Grieving in Community

The Georgia Fallen Firefighters Foundation caisson leaves Salem Baptist Church after the funeral for McDonough and Roswell Firefighter John Kevin Cash.
Photo by Stanley Leary

We recently experienced a line of duty death in our fire department. An experience unlike any I have lived through as a chaplain.

The fire department is a very close knit community often referred to as family. Not only do firefighters work together but every three days they live with their co-workers in the fire house for 24 hours. Firefighters work together, but they share meals, sleep under the same roof and share many of the same experiences.

When a member of the fire family dies the ripple effects are numerous. The spouses and partners of the firefighters may not know the deceased, but they may feel that they do through the stories they’ve heard. Older children and relatives of a firefighter may also feel the grief and uneasiness too. They fear on some level this could some day be their reality. It is a dynamic may people go through during a loss in their community circles.

In a time of grief and mourning it is important not to brush off uneasy feelings. Talk about your fallen friend. Spend time with your family and friends. Let them know how much they mean to you when you are together. Reach out to family and friends who may not be in your area. This will look different for each person. Some are great with words, others are great with acts of kindness, and still others “do” for others in small ways or participate in activities like playing a sport, hiking, fishing, hunting or other past time.

In our public safety department we have a joint peer support program. Members of public safety , police, fire and 911 communications can reach out to trained peer support team members to express their concerns and talk them through. Most public safety departments have an Employee Assistance Program (EAP) with trained counselors.

It is important to feel emotions when you have them instead of pushing them aside. If we suppress our feelings and emotions they can rear their head at times we least expect it.

I learned this through my own early grieving process over my high school friend. We were 20 years old when she was in an in air plane collision in her college town. I was with her parents when they received the news. I returned to my summer job at my college in another state after the funeral. No one there knew what I had been through and at first I didn’t talk about it. One night while watching a TV show with friends a character on the show died. It resonated with me and I cried for over an hour. Crying is completely normal after losing a friend, but my college friend thought my reaction was a bit extreme for TV character, which it was. After that night I began to tell my college friends what happened. I still grieved the loss of my friend, but sharing my pain with trusted friends helped to move through that awful time.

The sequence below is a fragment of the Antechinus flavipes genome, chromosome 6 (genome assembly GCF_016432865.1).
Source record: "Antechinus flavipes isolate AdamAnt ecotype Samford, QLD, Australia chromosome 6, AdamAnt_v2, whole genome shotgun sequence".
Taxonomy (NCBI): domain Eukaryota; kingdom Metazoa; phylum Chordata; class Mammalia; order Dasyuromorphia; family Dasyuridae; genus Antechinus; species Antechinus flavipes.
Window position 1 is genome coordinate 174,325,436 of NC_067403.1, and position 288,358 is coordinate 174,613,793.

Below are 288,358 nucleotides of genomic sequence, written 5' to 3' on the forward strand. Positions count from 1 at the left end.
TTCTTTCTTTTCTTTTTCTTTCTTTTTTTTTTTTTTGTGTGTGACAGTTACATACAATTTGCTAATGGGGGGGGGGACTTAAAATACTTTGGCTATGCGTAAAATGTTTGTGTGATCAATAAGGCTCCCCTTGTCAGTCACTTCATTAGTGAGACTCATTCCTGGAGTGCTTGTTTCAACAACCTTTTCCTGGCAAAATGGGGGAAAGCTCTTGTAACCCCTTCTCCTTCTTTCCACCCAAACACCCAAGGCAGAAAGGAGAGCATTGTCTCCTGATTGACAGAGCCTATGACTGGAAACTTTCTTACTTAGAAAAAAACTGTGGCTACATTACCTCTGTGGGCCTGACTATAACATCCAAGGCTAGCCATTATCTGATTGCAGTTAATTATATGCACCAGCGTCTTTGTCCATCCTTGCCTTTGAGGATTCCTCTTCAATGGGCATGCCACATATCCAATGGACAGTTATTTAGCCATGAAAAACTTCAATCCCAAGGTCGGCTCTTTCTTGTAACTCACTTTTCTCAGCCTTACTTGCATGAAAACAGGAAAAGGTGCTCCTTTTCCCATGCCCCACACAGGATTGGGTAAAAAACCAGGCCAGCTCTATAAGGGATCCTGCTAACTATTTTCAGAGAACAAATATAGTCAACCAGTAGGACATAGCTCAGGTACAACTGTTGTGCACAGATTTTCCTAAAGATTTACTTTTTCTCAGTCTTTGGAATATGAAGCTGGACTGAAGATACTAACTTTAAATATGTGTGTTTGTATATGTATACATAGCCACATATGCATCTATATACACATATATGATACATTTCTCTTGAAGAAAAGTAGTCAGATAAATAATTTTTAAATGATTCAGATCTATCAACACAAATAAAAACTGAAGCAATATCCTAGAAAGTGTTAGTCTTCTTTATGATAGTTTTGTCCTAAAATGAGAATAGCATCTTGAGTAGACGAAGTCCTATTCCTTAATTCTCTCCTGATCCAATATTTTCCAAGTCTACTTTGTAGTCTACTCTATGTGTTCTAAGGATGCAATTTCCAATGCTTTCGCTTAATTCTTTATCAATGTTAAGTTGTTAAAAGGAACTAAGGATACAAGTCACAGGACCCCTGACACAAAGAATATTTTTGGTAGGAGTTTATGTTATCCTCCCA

If you find you are struggling after a loss there are several places to turn. Your friends and family, a clergy person, a chaplain, a counselor, are all resources available to you.

For some it may be too big a step to contact and meet with a therapist. There are online support networks as well. Websites like Robert Neimeyer’s After Talk and the resources listed on the National Fallen Firefighters Foundation are great places to start.

Welcome to my updated site

Since 2011 I have maintained a blog. At first the entries dealt with topics of interest to parents of cadets at The Citadel, then they were my reflections as the mom of an Army officer. With this entry the focus is changing to reflections and essays of interest to first responders and others who, in the course of their work, are exposed to traumatic events.

I am entering my 4th year as the Chaplain for the Roswell (GA) Fire Department. It is a consulting position, but one I feel particularly called to. My study of traumatic stress began in the late 1990′ while I was a master of divinity student at Columbia Theological Seminary. While taking pastoral care classes learning about self-care for pastors, I realized my journalist friends could use the same advice.

My early professional career was spent in the press rooms/boxes of college sports. I worked in sports information which is the public relations office for college athletics. At the various games I’d hear stories, mainly from the photographers and videographers, about scenes they had covered before arriving to the game. Scenes that involved violence and sometimes death. A videographer for a local television station told me a stat that stayed with me. When the lists of most dangerous careers are published photographers and videographers are toward the top of the list. To do their jobs well they have to get close to the event. This fact stayed with me a propelled me on a course that gave me a purpose, supporting people who in the course of their work are exposed to traumatic experiences.

Since 2000 I have studied traumatic stress, attended several meetings of the International Society of Traumatic Stress Studies, and The Dart Center for Journalism and Trauma where I met world renown experts in the field whom I now consider mentors and friends. You can read more about my background and training on my LinkedIn profile.

In the months and years to come I hope this site will be a source of information and support to first responders of all types. If you’d like to follow the blog, please submit your email through the link on this page. Please share any entries you find helpful.

If you began to follow my blog for information on The Citadel and you no longer want to follow the blog you can unsubscribe from the notices through the email notice you receive.